In Search of Sephardic Music

by Catherine Madsen

Reprinted from the National Yiddish Book Center magazine, Pakn Treger, Summer 2005/ 5765 (Number 48)

Joel Bresler is on a mission to track down all commercially recorded Judeo-Spanish songs. He collects every version of every song; he'll buy any record, tape, or CD that includes even one Sephardic selection. He has 8,000 sample clips of Sephardic songs ready to post on the Web and is working on a book. His wife, Judith Osher, would rather we didn't call him obsessed. But that's his own adjective.

Bresler has been collecting for nearly 30 years. He first encountered Sephardic music in the "mesmerizing" Ladino songs that entered the early music repertoire in the mid-1970s, and his interest soon expanded to include all Sephardic commercial recordings. The story of this music is a complicated mix of tradition and innovation, folk transmission and commercial adaptation, and shifting cultural and aesthetic expectations. Bresler's research provides a fascinating picture of this complex history.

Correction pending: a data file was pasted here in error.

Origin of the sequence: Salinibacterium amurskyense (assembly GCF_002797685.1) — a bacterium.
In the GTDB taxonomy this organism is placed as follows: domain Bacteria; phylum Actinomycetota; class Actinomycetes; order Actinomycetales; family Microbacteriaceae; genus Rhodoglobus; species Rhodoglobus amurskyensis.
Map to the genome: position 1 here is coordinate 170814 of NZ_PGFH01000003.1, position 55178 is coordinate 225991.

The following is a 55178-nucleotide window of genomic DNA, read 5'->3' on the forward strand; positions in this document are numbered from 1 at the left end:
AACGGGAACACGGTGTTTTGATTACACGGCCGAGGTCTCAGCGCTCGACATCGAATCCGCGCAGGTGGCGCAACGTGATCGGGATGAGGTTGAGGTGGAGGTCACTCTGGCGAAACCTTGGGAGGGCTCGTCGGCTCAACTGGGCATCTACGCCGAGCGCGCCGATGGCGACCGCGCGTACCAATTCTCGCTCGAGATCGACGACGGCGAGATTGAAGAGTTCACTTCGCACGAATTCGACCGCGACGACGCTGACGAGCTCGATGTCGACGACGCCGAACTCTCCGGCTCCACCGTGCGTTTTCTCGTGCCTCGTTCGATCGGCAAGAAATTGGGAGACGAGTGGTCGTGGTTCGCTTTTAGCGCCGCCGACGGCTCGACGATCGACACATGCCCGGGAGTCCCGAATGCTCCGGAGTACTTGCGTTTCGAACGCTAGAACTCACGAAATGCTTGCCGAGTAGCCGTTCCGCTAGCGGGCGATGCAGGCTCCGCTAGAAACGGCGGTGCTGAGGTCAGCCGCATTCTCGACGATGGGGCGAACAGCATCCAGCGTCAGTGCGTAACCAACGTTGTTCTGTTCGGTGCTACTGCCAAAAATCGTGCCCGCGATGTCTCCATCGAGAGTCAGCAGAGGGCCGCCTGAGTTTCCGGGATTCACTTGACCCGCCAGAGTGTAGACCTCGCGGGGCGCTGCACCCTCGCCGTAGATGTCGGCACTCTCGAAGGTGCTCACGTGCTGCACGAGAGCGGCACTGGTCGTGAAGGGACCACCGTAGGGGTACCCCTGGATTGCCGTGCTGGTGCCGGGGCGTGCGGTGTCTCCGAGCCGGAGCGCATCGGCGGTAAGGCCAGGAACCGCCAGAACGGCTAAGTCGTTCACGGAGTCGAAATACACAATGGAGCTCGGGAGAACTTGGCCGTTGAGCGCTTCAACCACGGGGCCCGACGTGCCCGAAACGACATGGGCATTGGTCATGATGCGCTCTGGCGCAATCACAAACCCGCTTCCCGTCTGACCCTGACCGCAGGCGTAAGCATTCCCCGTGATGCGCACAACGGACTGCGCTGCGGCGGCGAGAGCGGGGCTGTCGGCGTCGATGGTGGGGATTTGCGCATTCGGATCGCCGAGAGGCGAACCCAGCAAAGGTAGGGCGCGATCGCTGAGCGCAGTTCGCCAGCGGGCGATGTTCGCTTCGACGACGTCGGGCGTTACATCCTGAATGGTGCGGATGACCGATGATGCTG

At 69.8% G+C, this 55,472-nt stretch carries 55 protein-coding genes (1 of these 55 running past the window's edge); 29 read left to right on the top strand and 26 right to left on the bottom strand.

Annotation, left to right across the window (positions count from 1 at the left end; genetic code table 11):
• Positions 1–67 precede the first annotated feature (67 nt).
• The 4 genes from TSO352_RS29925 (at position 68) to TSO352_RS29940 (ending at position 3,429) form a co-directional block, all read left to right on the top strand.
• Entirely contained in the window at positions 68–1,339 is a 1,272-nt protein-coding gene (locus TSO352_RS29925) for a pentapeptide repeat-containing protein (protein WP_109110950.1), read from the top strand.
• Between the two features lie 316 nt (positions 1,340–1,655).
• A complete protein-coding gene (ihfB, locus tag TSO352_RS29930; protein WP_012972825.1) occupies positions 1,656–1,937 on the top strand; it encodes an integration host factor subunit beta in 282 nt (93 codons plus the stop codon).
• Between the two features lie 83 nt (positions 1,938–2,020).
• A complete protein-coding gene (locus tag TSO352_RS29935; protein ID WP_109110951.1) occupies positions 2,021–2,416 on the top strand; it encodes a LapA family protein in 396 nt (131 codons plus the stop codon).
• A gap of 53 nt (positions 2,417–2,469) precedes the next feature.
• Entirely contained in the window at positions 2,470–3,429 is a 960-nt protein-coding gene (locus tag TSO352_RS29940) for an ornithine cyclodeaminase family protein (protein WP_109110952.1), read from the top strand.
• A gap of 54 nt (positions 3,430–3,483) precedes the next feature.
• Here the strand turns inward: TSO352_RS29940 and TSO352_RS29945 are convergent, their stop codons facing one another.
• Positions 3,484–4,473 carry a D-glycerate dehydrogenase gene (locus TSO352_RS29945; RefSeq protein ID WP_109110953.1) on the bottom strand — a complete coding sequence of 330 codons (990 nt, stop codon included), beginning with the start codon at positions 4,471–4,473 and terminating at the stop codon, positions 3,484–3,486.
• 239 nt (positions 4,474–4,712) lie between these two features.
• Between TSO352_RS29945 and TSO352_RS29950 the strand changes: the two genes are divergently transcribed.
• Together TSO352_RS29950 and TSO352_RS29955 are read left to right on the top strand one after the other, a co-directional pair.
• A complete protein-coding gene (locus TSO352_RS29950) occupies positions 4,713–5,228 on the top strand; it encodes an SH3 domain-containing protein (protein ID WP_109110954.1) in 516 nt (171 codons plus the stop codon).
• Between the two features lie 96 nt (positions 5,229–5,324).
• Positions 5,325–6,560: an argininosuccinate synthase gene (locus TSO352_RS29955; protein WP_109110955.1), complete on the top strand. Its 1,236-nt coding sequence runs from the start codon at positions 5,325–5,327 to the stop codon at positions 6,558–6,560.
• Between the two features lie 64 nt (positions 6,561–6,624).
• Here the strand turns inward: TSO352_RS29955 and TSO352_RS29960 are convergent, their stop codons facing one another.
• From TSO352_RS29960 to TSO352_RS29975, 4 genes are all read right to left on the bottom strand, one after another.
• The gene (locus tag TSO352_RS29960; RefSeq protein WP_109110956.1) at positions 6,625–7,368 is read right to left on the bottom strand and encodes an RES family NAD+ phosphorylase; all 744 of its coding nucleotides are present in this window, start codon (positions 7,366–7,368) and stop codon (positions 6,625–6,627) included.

Haim EffendiJudeo-Spanish, or Ladino, is the "everyday" language of the Sephardim (in the original sense of the exiled Spanish Jews who settled around the Mediterranean after the 1492 expulsion). It has certain structural and functional similarities to Yiddish: it is the language of home and family, as distinct from the local language of commerce and from Hebrew, the sacred tongue; its grammar and vocabulary are based in Spanish just as Yiddish is based in Middle High German (with a heavy admixture of Hebrew words and loan words from local languages, Turkish playing much the same role in Ladino as Polish and Russian do in Yiddish). Both languages have suffered a steep decline in native speakers, and both are attracting the interest of a new generation of scholars and younger speakers.